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Plate tectonics and sediment processes control regional continental shelf topography. We examine the genetic consequences of how glacial-associated sea-level change interacted with variable near-shore topography since the last glaciation. We reconstructed the size and distribution of areas suitable for tidal estuary formation from the Last Glacial Maximum, ~20 thousand years ago, to present from San Francisco, California, USA (~38 °N) to Reforma, Sinaloa, Mexico (~25 °N). We assessed range-wide genetic structure and diversity of three co-distributed tidal estuarine fishes (California Killifish, Shadow Goby, Longjaw Mudsucker) along ~4,600 km using mitochondrial control region and cytB sequence, and 16–20 microsatellite loci from a total of 524 individuals. Results show that glacial-associated sea-level change limited estuarine habitat to few, widely separated refugia at glacial lowstand, and present-day genetic clades were sourced from specific refugia. Habitat increased during postglacial sea-level rise and refugial populations admixed in newly formed habitats. Continental shelves with active tectonics and/or low sediment supply were steep and hosted fewer, smaller refugia with more genetically differentiated populations than on broader shelves. Approximate Bayesian computation favored the refuge-recolonization scenarios from habitat models over isolation by distance and seaway alternatives, indicating isolation at lowstand is a major diversification mechanism among estuarine (and perhaps other) coastal species. Because sea-level change is a global phenomenon, we suggest this top-down physical control of extirpation-isolation-recolonization may be an important driver of genetic diversification in coastal taxa inhabiting other topographically complex coasts globally during the Mid- to Late Pleistocene and deeper timescales.
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Recent studies of the trophic structure of the underwater cave ecosystems in the Yucatán Peninsula have regarded the largest crustacean inhabitant, the blind palaemonid shrimp Creaseria morleyi (Creaser, 1936), as a scavenger and predator without any evidence on the behavior of the shrimp. The predatory behavior of C. morleyi is here described for the first time, verifying its classification as a predator. A variety of prey targets, including the atyid shrimp Typhlatya sp., were used to demonstrate predation and saprophagous feeding behavior in C. morleyi using in vitro and in situ observations. Scanning electron microscope images show the structures of the antennules and antennae that could be responsible for prey detection. Findings show that C. morleyi is capable of hunting a variety of prey, most likely depending on their relative size. Observations on the feeding strategy of C. morleyi suggest any animal within a particular size range is a potential prey, including its own species, which suggests the hypothesis that growth may be favored in early stages of life in order to reach a size refuge from predation. These observations provide information of some of the adaptations necessary for a predator to thrive in an aphotic and oligotrophic environment.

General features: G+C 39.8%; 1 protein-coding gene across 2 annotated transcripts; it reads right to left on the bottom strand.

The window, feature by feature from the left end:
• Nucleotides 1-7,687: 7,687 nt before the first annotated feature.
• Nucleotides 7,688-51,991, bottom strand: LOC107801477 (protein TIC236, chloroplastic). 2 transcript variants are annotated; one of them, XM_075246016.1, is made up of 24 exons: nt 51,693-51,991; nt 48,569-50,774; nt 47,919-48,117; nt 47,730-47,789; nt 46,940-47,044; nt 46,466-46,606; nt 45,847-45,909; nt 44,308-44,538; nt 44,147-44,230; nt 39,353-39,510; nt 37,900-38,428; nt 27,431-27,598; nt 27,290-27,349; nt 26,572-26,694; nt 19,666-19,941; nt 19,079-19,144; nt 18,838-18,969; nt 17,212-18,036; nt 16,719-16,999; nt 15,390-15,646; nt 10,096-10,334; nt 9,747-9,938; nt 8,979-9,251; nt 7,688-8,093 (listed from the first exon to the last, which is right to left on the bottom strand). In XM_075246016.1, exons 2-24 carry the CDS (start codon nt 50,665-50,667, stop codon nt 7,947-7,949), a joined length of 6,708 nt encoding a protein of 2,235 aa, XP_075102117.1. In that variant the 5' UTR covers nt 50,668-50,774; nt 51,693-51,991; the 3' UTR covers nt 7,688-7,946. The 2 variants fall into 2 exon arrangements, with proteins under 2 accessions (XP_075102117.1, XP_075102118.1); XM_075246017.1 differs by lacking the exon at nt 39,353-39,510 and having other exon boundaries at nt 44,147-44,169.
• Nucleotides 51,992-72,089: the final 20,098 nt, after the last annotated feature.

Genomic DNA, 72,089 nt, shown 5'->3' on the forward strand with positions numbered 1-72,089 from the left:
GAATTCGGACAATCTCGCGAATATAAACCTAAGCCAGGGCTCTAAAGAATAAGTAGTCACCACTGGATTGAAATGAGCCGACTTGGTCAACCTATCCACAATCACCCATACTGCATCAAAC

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Background: Populations of herbivorous insects may become genetically differentiated because of local adaptation to different hosts and climates as well as historical processes, and further genetic divergence may occur following the development of reproductive isolation among populations. Here we investigate the population genetic structure of the orchard pest peach fruit moth (PFM) Carposina sasakii (Lepidoptera: Carposinidae) in China, which shows distinct biological differences when characterized from different host plants. Genetic diversity and genetic structure were assessed among populations from seven plant hosts and nine regions using 19 microsatellite loci and a mitochondrial sequence. Results: Strong genetic differentiation was found among geographical populations representing distinct geographical regions, but not in host-associated populations collected from the same area. Mantel tests based on microsatellite loci indicated an association between genetic differentiation and geographical distance, and to a lesser extent environmental differentiation. Approximate Bayesian Computation analyses supported the scenario that PFM likely originated from a southern area and dispersed northwards before the last glacial maximum during the Quaternary. Conclusions: Our analyses suggested a strong impact of geographical barriers and historical events rather than host plants on the genetic structure of the PFM; however, uncharacterized environmental factors and host plants may also play a role. Studies on adaptive shifts in this moth should take into account geographical and historical factors.